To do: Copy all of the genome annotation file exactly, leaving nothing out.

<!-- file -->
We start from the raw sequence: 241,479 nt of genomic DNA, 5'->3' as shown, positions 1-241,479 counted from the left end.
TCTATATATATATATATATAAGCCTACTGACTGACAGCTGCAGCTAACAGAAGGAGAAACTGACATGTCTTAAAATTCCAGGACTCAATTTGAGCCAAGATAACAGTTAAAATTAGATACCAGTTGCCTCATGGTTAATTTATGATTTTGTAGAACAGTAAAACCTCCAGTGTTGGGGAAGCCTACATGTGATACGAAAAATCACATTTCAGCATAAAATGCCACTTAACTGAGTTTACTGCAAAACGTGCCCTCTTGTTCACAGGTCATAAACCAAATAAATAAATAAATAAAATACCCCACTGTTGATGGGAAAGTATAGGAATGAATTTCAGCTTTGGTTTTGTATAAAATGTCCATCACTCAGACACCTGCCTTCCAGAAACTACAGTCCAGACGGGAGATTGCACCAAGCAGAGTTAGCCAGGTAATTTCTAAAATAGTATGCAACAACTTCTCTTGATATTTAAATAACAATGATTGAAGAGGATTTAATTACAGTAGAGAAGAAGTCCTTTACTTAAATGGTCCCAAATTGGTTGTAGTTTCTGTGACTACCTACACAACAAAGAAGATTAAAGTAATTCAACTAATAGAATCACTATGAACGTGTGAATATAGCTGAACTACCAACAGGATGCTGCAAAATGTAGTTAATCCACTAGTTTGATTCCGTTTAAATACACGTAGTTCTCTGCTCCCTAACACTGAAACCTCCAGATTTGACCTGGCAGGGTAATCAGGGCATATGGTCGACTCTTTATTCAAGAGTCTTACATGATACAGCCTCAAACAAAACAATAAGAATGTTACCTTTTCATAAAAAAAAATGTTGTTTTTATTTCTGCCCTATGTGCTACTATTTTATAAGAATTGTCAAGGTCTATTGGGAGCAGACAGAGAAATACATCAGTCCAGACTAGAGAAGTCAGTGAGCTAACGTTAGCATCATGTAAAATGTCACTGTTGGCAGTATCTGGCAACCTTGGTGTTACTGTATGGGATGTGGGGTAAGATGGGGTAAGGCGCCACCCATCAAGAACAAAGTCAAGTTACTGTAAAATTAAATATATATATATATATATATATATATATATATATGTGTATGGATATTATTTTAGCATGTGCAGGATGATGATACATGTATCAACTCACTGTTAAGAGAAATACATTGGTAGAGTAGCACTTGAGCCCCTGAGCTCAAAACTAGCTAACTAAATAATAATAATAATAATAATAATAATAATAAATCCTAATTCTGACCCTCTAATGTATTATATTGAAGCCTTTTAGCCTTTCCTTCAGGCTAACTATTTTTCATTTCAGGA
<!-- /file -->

We start from the raw sequence: 241,479 nt of genomic DNA, 5'->3' as shown, positions 1-241,479 counted from the left end.
TCTATATATATATATATATAAGCCTACTGACTGACAGCTGCAGCTAACAGAAGGAGAAACTGACATGTCTTAAAATTCCAGGACTCAATTTGAGCCAAGATAACAGTTAAAATTAGATACCAGTTGCCTCATGGTTAATTTATGATTTTGTAGAACAGTAAAACCTCCAGTGTTGGGGAAGCCTACATGTGATACGAAAAATCACATTTCAGCATAAAATGCCACTTAACTGAGTTTACTGCAAAACGTGCCCTCTTGTTCACAGGTCATAAACCAAATAAATAAATAAATAAAATACCCCACTGTTGATGGGAAAGTATAGGAATGAATTTCAGCTTTGGTTTTGTATAAAATGTCCATCACTCAGACACCTGCCTTCCAGAAACTACAGTCCAGACGGGAGATTGCACCAAGCAGAGTTAGCCAGGTAATTTCTAAAATAGTATGCAACAACTTCTCTTGATATTTAAATAACAATGATTGAAGAGGATTTAATTACAGTAGAGAAGAAGTCCTTTACTTAAATGGTCCCAAATTGGTTGTAGTTTCTGTGACTACCTACACAACAAAGAAGATTAAAGTAATTCAACTAATAGAATCACTATGAACGTGTGAATATAGCTGAACTACCAACAGGATGCTGCAAAATGTAGTTAATCCACTAGTTTGATTCCGTTTAAATACACGTAGTTCTCTGCTCCCTAACACTGAAACCTCCAGATTTGACCTGGCAGGGTAATCAGGGCATATGGTCGACTCTTTATTCAAGAGTCTTACATGATACAGCCTCAAACAAAACAATAAGAATGTTACCTTTTCATAAAAAAAAATGTTGTTTTTATTTCTGCCCTATGTGCTACTATTTTATAAGAATTGTCAAGGTCTATTGGGAGCAGACAGAGAAATACATCAGTCCAGACTAGAGAAGTCAGTGAGCTAACGTTAGCATCATGTAAAATGTCACTGTTGGCAGTATCTGGCAACCTTGGTGTTACTGTATGGGATGTGGGGTAAGATGGGGTAAGGCGCCACCCATCAAGAACAAAGTCAAGTTACTGTAAAATTAAATATATATATATATATATATATATATATATATATGTGTATGGATATTATTTTAGCATGTGCAGGATGATGATACATGTATCAACTCACTGTTAAGAGAAATACATTGGTAGAGTAGCACTTGAGCCCCTGAGCTCAAAACTAGCTAACTAAATAATAATAATAATAATAATAATAATAATAAATCCTAATTCTGACCCTCTAATGTATTATATTGAAGCCTTTTAGCCTTTCCTTCAGGCTAACTATTTTTCATTTCAGGA